The collagen receptor DDR2 regulates proliferation and its elimination leads to dwarfism.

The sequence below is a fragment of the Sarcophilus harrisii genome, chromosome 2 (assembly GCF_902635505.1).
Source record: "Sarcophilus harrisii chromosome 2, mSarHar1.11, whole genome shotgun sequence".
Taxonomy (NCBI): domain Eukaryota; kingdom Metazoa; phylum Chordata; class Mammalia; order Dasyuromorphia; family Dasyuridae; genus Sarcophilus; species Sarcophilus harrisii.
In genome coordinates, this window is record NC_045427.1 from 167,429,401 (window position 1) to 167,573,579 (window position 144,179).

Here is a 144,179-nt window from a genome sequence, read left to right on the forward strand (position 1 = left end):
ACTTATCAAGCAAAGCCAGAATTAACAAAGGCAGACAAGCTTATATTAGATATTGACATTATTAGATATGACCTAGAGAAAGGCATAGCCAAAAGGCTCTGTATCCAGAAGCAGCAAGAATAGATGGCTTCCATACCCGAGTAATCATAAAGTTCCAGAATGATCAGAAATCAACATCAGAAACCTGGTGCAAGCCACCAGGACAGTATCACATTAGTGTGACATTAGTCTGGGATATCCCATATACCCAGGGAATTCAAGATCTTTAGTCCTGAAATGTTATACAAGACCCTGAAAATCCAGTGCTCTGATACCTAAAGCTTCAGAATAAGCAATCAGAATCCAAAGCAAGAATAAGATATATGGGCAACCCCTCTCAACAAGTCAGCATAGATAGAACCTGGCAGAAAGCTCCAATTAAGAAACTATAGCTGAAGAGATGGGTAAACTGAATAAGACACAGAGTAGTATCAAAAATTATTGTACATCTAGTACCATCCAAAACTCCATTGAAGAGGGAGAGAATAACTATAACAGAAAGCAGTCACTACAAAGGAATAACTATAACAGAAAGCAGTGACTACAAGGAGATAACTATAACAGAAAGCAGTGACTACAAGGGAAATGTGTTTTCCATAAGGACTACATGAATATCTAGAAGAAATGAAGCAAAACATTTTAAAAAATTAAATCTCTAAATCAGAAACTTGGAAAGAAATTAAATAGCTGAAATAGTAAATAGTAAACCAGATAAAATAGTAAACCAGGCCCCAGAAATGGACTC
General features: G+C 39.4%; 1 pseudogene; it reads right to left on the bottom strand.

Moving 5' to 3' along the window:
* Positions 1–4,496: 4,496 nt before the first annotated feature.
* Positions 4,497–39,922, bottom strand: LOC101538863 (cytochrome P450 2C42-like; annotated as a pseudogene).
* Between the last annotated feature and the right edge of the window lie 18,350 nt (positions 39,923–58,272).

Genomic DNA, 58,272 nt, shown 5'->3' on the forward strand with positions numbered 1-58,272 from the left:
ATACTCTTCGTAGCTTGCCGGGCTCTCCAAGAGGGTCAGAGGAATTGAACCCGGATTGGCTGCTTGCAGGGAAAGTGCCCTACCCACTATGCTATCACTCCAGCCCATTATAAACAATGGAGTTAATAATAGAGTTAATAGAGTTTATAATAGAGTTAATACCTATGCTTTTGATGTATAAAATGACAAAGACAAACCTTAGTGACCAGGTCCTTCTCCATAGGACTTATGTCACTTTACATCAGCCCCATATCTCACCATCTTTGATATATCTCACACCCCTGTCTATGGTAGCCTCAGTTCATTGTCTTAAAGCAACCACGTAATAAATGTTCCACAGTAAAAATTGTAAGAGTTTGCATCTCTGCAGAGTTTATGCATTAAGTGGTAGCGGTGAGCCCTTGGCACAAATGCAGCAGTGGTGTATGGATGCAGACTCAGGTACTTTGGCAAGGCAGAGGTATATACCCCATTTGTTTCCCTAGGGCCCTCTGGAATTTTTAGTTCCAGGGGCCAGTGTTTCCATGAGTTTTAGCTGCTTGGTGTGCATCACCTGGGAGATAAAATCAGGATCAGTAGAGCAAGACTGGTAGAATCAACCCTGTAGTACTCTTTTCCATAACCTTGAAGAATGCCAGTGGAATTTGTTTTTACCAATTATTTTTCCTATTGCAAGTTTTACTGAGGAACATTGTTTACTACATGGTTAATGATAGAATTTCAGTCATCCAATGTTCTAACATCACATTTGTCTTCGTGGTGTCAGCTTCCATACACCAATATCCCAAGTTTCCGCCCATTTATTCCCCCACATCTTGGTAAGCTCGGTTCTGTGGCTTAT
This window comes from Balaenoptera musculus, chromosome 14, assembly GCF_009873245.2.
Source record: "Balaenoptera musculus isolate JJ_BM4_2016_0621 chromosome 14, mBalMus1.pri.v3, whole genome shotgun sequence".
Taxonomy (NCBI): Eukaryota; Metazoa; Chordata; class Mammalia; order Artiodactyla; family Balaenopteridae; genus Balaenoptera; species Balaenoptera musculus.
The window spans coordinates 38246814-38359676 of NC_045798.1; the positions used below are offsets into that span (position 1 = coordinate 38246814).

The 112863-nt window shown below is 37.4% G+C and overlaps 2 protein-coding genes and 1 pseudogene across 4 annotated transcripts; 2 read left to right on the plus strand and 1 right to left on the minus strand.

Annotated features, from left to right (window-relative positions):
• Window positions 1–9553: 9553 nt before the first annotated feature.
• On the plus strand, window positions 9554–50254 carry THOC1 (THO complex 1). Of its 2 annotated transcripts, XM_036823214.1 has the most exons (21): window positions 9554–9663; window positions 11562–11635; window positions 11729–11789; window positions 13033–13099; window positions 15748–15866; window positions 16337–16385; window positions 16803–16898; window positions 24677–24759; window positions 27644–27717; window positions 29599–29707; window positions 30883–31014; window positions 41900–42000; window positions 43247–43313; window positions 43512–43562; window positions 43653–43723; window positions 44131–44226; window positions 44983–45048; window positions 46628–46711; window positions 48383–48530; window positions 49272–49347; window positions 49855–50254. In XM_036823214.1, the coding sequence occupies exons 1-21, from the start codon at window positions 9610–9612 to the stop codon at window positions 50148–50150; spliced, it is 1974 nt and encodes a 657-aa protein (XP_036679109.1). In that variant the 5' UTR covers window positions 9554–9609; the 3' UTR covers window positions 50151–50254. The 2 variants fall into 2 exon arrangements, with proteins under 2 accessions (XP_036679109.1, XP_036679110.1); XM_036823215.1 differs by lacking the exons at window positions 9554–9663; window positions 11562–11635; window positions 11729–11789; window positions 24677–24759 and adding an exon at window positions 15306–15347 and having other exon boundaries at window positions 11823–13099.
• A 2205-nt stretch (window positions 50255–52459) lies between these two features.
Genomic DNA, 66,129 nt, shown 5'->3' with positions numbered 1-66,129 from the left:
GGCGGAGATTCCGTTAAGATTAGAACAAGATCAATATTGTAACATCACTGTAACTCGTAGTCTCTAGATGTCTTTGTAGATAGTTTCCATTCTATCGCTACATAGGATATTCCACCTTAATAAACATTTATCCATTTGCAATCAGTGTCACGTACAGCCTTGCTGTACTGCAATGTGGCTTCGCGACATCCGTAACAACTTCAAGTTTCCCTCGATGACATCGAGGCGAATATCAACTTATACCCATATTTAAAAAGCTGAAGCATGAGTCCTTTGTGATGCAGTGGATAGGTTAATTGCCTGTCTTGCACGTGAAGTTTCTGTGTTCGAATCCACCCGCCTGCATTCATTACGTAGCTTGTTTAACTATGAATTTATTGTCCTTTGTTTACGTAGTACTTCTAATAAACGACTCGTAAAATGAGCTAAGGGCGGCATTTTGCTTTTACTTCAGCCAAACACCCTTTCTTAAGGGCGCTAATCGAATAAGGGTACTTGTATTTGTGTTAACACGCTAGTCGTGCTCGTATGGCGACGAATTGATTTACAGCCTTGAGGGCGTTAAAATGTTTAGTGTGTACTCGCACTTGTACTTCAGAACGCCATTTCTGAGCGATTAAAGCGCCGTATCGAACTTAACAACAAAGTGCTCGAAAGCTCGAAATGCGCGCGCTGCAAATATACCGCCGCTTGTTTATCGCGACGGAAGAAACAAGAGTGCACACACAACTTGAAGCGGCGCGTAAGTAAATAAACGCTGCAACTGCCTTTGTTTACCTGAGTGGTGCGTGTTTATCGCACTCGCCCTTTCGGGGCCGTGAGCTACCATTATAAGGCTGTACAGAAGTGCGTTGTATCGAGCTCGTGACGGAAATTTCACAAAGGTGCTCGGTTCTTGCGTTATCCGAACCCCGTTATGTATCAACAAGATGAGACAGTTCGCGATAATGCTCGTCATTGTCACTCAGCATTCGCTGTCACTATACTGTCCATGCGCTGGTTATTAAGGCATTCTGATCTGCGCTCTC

The discoidin domain receptor 2 (DDR2) is a member of a subfamily of receptor tyrosine kinases whose ligands are fibrillar collagens, and is widely expressed in postnatal tissues. We have generated DDR2-deficient mice to establish the in vivo functions of this receptor, which have remained obscure. These mice exhibit dwarfism and shortening of long bones. This phenotype appears to be caused by reduced chondrocyte proliferation, rather than aberrant differentiation or function. In a skin wound healing model, DDR2-/- mice exhibit a reduced proliferative response compared with wild-type littermates. In vitro, fibroblasts derived from DDR2-/- mutants proliferate more slowly than wild-type fibroblasts, a defect that is rescued by introduction of wild-type but not kinase-dead DDR2 receptor. Together our results suggest that DDR2 acts as an extracellular matrix sensor to modulate cell proliferation.
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